Making Metal Jewelry IS Fun: Mixing Favorite Techniques and Supplies with Jen Cushman
After years–wow, it’s actually decades now–of working in the crafts/maker industry, I’ve picked up so many favorite techniques, materials, and genres along the way. So my happiest projects to work on are usually ones that combine two or more favorites. Paper ephemera with metal? Gem beads in fiber art? Found objects with resin or fine art supplies like paint and gold foil? The more the merrier! I enjoy all of that when crafting or making metal jewelry.
ABOVE: Fork Bracelet by Jen Cushman, from Making Metal Jewelry.
The Path to Making Metal Jewelry
So it’s no surprise that Jen Cushman’s book, Making Metal Jewelry, is a favorite as well. As a longtime mixed media artist who later learned metal jewelry making, Jen had a similar path to her anything-goes style as I have had. We’re both hooked on balled wire ends, even, which Jen says was a turning point when she first made one.
While taking a class with her future business partner Susan Lenart Kazmer, “there was also something magical that happened. Students were lined up with fistfuls of wire in hand, patiently waiting their turns at the torches to draw a bead on the ends of their wire. The moment I dipped into that blue flame and watched the wire ball up and roll in on itself, was, literally, the minute my creative life changed. I felt like a bolt of lightning hit me between the eyes and all I wanted was to learn more.”
Same, same, Jen Cushman! Me too. I sometimes joke that I wish I could get a job making balls on the ends of wire all day. It’s very Zen.
After Jen was hooked, she wanted more. She searched for a great beginner metalsmithing book, but “all I found were books overly detailed for my beginning needs.” So she signed up for a metal jewelry-making class.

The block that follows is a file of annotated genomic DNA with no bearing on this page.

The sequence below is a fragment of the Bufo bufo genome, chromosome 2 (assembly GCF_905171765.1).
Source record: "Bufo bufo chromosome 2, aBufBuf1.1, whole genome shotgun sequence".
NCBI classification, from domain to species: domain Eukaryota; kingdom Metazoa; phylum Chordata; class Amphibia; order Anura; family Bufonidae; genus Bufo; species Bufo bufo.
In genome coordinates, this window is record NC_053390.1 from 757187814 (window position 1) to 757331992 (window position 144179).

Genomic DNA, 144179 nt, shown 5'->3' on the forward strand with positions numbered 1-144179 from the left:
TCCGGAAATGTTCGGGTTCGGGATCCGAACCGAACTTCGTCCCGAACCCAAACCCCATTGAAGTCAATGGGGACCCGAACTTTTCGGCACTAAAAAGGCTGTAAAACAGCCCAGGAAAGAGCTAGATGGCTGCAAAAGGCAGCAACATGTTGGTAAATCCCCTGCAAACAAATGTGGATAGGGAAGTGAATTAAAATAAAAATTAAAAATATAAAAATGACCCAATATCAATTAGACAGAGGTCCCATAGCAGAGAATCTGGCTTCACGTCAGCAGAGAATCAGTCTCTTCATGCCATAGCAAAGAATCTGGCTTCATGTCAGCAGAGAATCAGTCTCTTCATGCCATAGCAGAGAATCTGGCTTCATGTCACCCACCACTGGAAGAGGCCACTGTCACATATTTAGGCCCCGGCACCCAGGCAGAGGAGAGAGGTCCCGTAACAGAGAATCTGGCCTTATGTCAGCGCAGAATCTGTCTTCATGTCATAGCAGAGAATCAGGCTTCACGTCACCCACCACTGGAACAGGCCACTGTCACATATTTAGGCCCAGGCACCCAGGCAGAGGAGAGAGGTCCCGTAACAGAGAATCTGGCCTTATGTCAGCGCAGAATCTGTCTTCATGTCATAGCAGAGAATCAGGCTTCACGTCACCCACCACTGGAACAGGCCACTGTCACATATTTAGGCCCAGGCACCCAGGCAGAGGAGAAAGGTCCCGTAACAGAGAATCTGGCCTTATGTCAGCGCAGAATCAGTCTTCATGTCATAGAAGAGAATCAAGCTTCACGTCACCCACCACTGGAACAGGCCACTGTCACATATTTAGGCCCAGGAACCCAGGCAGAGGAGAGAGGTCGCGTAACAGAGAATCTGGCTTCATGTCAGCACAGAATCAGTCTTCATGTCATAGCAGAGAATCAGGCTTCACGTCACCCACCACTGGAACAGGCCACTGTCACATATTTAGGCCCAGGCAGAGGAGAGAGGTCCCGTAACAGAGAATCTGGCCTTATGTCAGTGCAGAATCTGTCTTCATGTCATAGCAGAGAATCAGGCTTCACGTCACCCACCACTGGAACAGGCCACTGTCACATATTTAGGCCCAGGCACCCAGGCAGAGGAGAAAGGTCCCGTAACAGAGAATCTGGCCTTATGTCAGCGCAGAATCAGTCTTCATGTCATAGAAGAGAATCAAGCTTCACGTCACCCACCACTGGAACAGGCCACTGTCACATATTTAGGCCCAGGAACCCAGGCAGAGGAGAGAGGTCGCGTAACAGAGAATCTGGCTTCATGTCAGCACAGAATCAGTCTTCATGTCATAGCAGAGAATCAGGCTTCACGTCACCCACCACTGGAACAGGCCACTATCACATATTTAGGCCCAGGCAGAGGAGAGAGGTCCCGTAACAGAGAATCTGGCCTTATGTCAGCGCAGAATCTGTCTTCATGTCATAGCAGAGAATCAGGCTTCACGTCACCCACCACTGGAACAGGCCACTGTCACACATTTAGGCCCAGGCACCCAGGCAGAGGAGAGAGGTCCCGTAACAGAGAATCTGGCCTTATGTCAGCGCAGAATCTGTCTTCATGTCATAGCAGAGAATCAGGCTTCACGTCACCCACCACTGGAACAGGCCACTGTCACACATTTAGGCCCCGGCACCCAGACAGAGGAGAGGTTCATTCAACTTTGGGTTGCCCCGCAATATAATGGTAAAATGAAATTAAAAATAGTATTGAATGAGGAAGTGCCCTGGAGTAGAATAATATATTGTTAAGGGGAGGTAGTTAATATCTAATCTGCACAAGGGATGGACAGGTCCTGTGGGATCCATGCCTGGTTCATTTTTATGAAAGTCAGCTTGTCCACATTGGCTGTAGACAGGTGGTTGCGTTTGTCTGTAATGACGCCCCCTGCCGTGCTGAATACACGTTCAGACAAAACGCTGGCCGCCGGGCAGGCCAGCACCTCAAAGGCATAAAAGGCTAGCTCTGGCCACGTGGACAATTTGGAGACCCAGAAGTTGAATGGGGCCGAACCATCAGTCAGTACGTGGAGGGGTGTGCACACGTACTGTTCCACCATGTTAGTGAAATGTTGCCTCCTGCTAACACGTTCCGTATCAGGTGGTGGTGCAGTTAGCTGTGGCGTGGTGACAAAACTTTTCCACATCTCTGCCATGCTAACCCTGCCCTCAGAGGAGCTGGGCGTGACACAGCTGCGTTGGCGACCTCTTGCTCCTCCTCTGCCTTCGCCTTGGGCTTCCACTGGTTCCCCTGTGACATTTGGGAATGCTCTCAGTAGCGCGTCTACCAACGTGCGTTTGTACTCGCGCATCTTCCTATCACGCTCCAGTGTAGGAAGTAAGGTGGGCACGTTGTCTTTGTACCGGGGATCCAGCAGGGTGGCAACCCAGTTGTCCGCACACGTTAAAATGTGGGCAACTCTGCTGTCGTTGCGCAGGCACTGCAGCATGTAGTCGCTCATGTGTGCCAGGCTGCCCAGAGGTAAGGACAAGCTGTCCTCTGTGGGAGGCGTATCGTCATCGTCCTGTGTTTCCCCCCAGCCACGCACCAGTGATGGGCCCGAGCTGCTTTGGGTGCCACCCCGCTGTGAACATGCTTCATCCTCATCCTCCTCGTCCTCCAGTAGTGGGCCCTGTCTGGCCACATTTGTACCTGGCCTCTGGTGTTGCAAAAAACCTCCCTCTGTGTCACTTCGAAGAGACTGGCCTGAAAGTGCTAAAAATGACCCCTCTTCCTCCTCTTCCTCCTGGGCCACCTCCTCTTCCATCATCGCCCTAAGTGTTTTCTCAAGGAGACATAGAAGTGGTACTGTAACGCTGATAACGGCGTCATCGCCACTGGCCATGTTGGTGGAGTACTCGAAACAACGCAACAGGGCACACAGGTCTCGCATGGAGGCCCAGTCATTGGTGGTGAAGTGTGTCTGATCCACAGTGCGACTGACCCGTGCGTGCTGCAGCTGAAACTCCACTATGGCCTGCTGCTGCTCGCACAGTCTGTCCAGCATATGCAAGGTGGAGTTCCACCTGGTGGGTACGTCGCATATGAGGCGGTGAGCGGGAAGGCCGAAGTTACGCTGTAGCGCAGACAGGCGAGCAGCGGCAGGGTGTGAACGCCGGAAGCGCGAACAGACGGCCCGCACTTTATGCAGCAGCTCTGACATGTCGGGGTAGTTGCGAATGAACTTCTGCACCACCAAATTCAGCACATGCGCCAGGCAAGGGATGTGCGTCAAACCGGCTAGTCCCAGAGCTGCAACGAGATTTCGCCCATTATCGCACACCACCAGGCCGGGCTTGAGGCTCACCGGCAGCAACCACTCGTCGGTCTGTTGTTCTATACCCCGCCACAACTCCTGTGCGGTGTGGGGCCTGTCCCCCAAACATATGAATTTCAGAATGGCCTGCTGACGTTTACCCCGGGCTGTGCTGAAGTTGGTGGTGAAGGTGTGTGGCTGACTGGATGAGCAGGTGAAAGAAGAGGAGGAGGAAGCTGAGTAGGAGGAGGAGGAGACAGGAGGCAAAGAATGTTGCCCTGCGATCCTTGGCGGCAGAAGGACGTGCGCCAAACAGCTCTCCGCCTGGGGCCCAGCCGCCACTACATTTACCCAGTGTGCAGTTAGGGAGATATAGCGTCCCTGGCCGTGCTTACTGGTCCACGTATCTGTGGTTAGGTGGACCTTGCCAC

The Struggle is Real
“On my first day of class, I was instructed to make a bezel-set ring. I struggled with the jeweler’s saw, snapping one thin blade after another. I was so frustrated during my third class that I must have let out a long, loud sigh, and my professor inquired as to what was wrong. At my wit’s end, I said, ‘This just isn’t any fun.’ He looked me squarely in the eye and dryly replied, ‘Making jewelry is not fun.’ I was stunned into silence,” Jen writes in the intro to Making Metal Jewelry. “I packed my tools and left my college class that day wondering if I should give up and return to my first love of mixed media. . . . Sheer tenacity kept me from quitting, and I finished up the semester.
“With these experiences, I bet you’re wondering why I would ever wish to write a book on making metal jewelry. The reason is simple: Manipulating metal stirs my soul with a sense of wonder and awe. Shaping, forming, annealing, forging, and folding a solid piece of metal is not only fun, it’s downright thrilling!
“I have one simple goal for this book: I want metalworking to bring you the same joy that it brings me. I’m not a master metalsmith or studio jeweler by any means. While I have definitely learned the ‘right way,’ meaning the safe way, to do certain techniques—such as working with fire or using chemicals, and I will keep safety in mind—this book is written for other creative people, like myself, who want to explore metal’s potential and do so in their own way.”
Making Metal Jewelry YOUR Way
You get me, Jen Cushman. Who could know more about how making metal jewelry can be fun than someone who went through that? Making metal jewelry is too fun, Mr. Jewelry Professor Man, and the satisfying mixed-media metal jewelry projects in this book prove it.
Manipulating metal stirs my soul with a sense of wonder and awe.
For treasure-hunting artists like I am and I know Jen is, too, it’s rewarding to not only find and collect vintage treasures but to also someday find just the right way to fit them into a project. And that’s what her book is all about, to me. Sure, the artist in me (and you?) hoards antique buttons, metal tidbits, paper ephemera, and little whatevers. Then the metalsmith in me finds ways to set them in bezels, wrap them in wire, or coat them in resin and cold-connect them into jewelry. And trust me, it is so very fun.
Making Metal Jewelry the Fun Way
Learn to have fun making metal jewelry with Jen’s beautiful book. It combines the best of both worlds for mixed-media enthusiasts and metalsmiths, resulting in one-of-a-kind jewelry designs. The combinations seem even more unique than usual thanks to the smattering of found treasures scattered throughout.
Mr. Jewelry Professor Man would be pleased to know that you’ll also learn things like soldering, etching, fold forming, making findings, texturing and forming metal, cold connections, and more in Making Metal Jewelry. But Jen’s way, you’ll have fun doing it!
(All photos from Making Metal Jewelry; designs by Jen Cushman.)
Have fun making metal jewelry with with Jen and others!